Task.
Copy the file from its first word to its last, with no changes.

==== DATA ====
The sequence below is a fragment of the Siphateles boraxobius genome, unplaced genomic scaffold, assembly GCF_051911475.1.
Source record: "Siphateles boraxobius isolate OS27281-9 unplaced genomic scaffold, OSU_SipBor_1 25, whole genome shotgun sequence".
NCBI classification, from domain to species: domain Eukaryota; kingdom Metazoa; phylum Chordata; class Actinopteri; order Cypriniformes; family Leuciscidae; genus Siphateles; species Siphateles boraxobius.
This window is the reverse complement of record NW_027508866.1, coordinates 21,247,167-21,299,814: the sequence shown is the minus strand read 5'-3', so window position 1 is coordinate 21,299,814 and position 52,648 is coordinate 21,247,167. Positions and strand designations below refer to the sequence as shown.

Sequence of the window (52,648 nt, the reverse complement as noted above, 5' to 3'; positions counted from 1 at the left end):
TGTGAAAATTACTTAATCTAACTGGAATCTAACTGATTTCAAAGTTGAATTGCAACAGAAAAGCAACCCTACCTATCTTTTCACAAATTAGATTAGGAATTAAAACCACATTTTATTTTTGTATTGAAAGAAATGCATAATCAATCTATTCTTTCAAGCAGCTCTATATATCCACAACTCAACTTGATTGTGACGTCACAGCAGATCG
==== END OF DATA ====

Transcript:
The sequence below is a fragment of the Siphateles boraxobius genome, unplaced genomic scaffold, assembly GCF_051911475.1.
Source record: "Siphateles boraxobius isolate OS27281-9 unplaced genomic scaffold, OSU_SipBor_1 25, whole genome shotgun sequence".
NCBI classification, from domain to species: domain Eukaryota; kingdom Metazoa; phylum Chordata; class Actinopteri; order Cypriniformes; family Leuciscidae; genus Siphateles; species Siphateles boraxobius.
This window is the reverse complement of record NW_027508866.1, coordinates 21,247,167-21,299,814: the sequence shown is the minus strand read 5'-3', so window position 1 is coordinate 21,299,814 and position 52,648 is coordinate 21,247,167. Positions and strand designations below refer to the sequence as shown.

Sequence of the window (52,648 nt, the reverse complement as noted above, 5' to 3'; positions counted from 1 at the left end):
TGTGAAAATTACTTAATCTAACTGGAATCTAACTGATTTCAAAGTTGAATTGCAACAGAAAAGCAACCCTACCTATCTTTTCACAAATTAGATTAGGAATTAAAACCACATTTTATTTTTGTATTGAAAGAAATGCATAATCAATCTATTCTTTCAAGCAGCTCTATATATCCACAACTCAACTTGATTGTGACGTCACAGCAGATCG